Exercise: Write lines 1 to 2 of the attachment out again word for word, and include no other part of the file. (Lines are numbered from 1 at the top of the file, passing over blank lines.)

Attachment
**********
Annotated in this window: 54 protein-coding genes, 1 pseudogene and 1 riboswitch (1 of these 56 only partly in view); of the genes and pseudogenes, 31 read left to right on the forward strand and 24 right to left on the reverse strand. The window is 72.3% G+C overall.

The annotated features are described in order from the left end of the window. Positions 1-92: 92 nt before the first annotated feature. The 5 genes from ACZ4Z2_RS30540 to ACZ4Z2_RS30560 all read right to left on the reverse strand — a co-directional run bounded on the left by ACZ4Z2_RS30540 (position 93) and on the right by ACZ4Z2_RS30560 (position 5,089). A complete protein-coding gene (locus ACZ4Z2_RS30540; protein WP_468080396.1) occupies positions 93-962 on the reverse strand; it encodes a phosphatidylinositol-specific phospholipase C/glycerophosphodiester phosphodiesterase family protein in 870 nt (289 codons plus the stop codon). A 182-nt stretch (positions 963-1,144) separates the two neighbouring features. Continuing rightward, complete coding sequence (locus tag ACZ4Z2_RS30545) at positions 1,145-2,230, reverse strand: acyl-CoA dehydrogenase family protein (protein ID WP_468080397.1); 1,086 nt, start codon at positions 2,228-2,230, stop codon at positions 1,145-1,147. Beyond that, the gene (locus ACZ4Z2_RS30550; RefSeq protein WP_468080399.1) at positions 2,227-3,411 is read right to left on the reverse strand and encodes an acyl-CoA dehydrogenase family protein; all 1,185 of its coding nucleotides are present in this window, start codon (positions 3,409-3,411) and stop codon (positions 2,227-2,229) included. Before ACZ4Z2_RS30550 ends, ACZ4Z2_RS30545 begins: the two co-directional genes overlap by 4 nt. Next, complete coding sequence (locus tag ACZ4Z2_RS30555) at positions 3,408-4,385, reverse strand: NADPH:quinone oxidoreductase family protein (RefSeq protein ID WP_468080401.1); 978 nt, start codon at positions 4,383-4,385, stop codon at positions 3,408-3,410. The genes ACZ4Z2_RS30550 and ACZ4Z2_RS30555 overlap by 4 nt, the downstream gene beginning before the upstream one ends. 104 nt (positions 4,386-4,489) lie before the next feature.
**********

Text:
Annotated in this window: 54 protein-coding genes, 1 pseudogene and 1 riboswitch (1 of these 56 only partly in view); of the genes and pseudogenes, 31 read left to right on the forward strand and 24 right to left on the reverse strand. The window is 72.3% G+C overall.

The annotated features are described in order from the left end of the window. Positions 1-92: 92 nt before the first annotated feature. The 5 genes from ACZ4Z2_RS30540 to ACZ4Z2_RS30560 all read right to left on the reverse strand — a co-directional run bounded on the left by ACZ4Z2_RS30540 (position 93) and on the right by ACZ4Z2_RS30560 (position 5,089). A complete protein-coding gene (locus ACZ4Z2_RS30540; protein WP_468080396.1) occupies positions 93-962 on the reverse strand; it encodes a phosphatidylinositol-specific phospholipase C/glycerophosphodiester phosphodiesterase family protein in 870 nt (289 codons plus the stop codon). A 182-nt stretch (positions 963-1,144) separates the two neighbouring features. Continuing rightward, complete coding sequence (locus tag ACZ4Z2_RS30545) at positions 1,145-2,230, reverse strand: acyl-CoA dehydrogenase family protein (protein ID WP_468080397.1); 1,086 nt, start codon at positions 2,228-2,230, stop codon at positions 1,145-1,147. Beyond that, the gene (locus ACZ4Z2_RS30550; RefSeq protein WP_468080399.1) at positions 2,227-3,411 is read right to left on the reverse strand and encodes an acyl-CoA dehydrogenase family protein; all 1,185 of its coding nucleotides are present in this window, start codon (positions 3,409-3,411) and stop codon (positions 2,227-2,229) included. Before ACZ4Z2_RS30550 ends, ACZ4Z2_RS30545 begins: the two co-directional genes overlap by 4 nt. Next, complete coding sequence (locus tag ACZ4Z2_RS30555) at positions 3,408-4,385, reverse strand: NADPH:quinone oxidoreductase family protein (RefSeq protein ID WP_468080401.1); 978 nt, start codon at positions 4,383-4,385, stop codon at positions 3,408-3,410. The genes ACZ4Z2_RS30550 and ACZ4Z2_RS30555 overlap by 4 nt, the downstream gene beginning before the upstream one ends. 104 nt (positions 4,386-4,489) lie before the next feature.